By Harry McCracken | Wednesday, May 19, 2010 at 10:58 am
More news from Google’s I|O conference: Google loves Web apps (surprise!) but thinks that they’re too hard to find. There’s no equivalent to the experience of walking into a well-stocked software store back in 1990, or going to Download.com. So it’s launching the Chrome Web Store, a service that lets you find, download, install, and pay for Web-based services.
Conceptually, it’s similar to Apple’s App Store, Google’s own Android Marketplace, and all the other app storefronts that have popped up over the past couple of years. Here are some lousy photos I took of the on-screen demo here:
When Google started its demo, I assumed this was a Web site that would work with any browser. Nope–it’s just for Chrome (which now has 70 million users) and the upcoming Chrome OS, and installs the apps you acquire in their own tabs. The apps can be built using HTML5, Flash, and other technologies, and can work in other browsers as well: We saw demos of TweetDeck, a Lego Star Wars game, Plants vs. Zombies, and a potentially very cool digital incarnation of Sports Illustrated done in HTML5.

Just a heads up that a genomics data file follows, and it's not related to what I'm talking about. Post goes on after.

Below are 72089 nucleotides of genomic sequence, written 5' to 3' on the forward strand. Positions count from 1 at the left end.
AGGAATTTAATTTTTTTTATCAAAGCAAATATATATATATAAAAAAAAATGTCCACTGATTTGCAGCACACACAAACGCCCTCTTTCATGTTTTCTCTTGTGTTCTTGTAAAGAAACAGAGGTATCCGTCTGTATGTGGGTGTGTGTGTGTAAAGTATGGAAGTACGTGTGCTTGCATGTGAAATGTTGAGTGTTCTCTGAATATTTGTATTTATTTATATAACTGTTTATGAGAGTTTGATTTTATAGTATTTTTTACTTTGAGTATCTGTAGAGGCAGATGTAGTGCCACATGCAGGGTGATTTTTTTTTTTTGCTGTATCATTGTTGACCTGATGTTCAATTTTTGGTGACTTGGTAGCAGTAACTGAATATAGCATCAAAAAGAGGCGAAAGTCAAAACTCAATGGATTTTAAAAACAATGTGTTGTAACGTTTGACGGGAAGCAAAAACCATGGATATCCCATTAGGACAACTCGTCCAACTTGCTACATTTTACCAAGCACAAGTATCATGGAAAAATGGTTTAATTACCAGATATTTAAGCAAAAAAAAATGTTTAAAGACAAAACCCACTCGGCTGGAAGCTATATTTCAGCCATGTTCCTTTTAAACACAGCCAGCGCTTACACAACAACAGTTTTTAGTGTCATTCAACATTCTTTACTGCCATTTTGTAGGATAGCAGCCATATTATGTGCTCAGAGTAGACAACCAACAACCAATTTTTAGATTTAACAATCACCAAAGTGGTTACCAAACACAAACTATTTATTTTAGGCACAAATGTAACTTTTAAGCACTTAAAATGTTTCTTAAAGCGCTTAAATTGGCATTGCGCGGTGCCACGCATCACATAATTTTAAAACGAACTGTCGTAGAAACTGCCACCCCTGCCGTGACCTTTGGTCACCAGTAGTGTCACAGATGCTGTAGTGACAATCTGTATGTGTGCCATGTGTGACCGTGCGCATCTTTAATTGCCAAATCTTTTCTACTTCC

The fact that some apps involve the payment of a one-time fee is intriguing–I’m used to Web apps either being free or requiring ongoing service fees–but Google didn’t really address the mechanics of the transaction, such as whether it’ll take a cut of the profits. (I’m assuming that Google Checkout will be the payment processor.)
Google didn’t mention when the Web Store will be fully up and running, but it’s such a no-brainer core component of Chrome OS that it seems a safe bet it’ll be live in time by the time the first Chrome OS netbooks ship, which is supposed to happen by the end of this year.